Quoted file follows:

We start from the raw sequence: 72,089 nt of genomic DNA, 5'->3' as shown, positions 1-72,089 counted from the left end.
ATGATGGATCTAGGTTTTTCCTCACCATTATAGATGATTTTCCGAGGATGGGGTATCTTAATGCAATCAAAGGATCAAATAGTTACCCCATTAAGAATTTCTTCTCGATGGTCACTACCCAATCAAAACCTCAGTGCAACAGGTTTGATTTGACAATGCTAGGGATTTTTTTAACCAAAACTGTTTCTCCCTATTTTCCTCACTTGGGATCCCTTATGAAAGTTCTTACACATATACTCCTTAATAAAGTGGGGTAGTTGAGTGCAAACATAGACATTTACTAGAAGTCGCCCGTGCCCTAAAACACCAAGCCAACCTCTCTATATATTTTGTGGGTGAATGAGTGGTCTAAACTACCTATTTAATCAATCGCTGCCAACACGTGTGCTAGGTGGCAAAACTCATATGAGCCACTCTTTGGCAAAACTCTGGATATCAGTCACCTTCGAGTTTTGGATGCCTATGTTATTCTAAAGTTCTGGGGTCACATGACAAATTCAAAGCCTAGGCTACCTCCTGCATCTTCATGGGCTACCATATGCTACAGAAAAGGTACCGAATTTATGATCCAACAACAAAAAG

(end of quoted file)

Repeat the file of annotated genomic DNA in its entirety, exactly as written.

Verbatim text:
We start from the raw sequence: 72,089 nt of genomic DNA, 5'->3' as shown, positions 1-72,089 counted from the left end.
ATGATGGATCTAGGTTTTTCCTCACCATTATAGATGATTTTCCGAGGATGGGGTATCTTAATGCAATCAAAGGATCAAATAGTTACCCCATTAAGAATTTCTTCTCGATGGTCACTACCCAATCAAAACCTCAGTGCAACAGGTTTGATTTGACAATGCTAGGGATTTTTTTAACCAAAACTGTTTCTCCCTATTTTCCTCACTTGGGATCCCTTATGAAAGTTCTTACACATATACTCCTTAATAAAGTGGGGTAGTTGAGTGCAAACATAGACATTTACTAGAAGTCGCCCGTGCCCTAAAACACCAAGCCAACCTCTCTATATATTTTGTGGGTGAATGAGTGGTCTAAACTACCTATTTAATCAATCGCTGCCAACACGTGTGCTAGGTGGCAAAACTCATATGAGCCACTCTTTGGCAAAACTCTGGATATCAGTCACCTTCGAGTTTTGGATGCCTATGTTATTCTAAAGTTCTGGGGTCACATGACAAATTCAAAGCCTAGGCTACCTCCTGCATCTTCATGGGCTACCATATGCTACAGAAAAGGTACCGAATTTATGATCCAACAACAAAAAG